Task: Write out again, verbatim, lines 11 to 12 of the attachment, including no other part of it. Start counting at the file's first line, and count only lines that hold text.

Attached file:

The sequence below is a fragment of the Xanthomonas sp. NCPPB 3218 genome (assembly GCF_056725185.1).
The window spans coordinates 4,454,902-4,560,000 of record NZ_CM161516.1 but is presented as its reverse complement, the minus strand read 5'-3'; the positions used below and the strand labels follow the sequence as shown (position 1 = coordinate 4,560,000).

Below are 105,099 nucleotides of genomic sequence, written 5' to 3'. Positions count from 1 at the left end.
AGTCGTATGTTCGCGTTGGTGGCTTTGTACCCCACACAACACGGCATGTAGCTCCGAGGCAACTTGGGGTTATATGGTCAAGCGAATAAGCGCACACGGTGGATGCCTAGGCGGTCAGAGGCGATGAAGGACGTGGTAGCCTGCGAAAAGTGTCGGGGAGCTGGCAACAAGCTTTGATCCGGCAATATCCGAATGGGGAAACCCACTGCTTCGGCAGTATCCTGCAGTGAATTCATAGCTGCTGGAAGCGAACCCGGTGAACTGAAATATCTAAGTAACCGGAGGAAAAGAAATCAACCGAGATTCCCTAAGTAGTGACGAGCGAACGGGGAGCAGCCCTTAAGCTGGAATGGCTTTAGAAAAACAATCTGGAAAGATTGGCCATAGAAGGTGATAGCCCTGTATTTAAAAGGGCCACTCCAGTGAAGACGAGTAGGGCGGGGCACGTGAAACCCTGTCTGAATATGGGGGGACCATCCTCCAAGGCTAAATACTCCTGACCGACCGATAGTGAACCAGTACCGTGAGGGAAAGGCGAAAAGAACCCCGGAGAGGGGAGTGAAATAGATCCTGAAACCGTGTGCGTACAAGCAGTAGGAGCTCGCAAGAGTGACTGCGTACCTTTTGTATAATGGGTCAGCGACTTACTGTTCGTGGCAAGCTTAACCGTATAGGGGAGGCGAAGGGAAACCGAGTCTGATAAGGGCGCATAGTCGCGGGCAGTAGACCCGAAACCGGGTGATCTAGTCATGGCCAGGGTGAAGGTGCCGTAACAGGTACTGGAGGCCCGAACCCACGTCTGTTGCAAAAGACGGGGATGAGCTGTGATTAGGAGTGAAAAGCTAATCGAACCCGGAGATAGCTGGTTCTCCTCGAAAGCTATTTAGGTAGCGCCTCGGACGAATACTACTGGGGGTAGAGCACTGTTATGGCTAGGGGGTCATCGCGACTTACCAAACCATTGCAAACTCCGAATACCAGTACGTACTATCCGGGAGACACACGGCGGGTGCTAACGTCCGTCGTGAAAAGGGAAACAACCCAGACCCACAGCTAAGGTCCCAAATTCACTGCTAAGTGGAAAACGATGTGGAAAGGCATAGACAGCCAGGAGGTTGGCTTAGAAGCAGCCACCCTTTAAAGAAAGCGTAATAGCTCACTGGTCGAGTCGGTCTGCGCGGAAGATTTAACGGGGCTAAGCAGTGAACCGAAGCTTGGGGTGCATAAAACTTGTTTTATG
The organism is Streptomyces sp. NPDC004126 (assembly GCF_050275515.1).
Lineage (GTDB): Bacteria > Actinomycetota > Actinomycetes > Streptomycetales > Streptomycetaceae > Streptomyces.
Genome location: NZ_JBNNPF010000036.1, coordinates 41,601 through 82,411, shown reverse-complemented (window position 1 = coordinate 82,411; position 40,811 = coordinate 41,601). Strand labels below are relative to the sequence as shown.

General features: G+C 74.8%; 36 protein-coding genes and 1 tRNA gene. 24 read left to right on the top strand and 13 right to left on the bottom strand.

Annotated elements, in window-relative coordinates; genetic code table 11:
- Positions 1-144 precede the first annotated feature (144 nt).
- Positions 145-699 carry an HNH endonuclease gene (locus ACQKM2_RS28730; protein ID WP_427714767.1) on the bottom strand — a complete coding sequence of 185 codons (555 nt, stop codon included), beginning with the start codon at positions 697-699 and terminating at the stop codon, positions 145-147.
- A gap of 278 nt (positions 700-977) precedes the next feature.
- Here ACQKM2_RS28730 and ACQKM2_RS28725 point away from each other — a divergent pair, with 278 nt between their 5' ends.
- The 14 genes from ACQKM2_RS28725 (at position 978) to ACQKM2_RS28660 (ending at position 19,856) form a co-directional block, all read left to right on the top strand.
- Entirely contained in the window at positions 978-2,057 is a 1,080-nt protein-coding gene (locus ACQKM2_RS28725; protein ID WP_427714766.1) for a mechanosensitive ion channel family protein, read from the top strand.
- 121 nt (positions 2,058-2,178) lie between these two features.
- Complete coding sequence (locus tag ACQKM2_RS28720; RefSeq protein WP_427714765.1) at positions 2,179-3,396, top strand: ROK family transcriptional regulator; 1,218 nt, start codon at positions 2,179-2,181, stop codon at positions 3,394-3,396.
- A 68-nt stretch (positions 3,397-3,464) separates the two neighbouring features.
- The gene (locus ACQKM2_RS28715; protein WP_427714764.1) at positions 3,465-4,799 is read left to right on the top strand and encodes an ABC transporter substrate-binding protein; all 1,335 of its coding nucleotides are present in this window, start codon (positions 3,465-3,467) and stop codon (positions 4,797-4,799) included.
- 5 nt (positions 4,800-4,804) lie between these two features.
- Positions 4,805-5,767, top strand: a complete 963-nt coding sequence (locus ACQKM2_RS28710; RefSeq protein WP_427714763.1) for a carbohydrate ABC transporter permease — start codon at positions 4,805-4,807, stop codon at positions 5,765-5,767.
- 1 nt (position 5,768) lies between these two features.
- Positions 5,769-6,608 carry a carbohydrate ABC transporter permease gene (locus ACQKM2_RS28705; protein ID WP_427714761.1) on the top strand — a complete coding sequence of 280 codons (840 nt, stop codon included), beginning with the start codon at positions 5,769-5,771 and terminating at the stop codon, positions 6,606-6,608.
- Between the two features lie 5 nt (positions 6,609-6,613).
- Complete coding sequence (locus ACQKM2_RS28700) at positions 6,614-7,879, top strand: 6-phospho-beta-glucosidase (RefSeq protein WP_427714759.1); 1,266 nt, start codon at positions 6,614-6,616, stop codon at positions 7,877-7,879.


- Positions 145-699 carry an HNH endonuclease gene (locus ACQKM2_RS28730; protein ID WP_427714767.1) on the bottom strand — a complete coding sequence of 185 codons (555 nt, stop codon included), beginning with the start codon at positions 697-699 and terminating at the stop codon, positions 145-147.
- A gap of 278 nt (positions 700-977) precedes the next feature.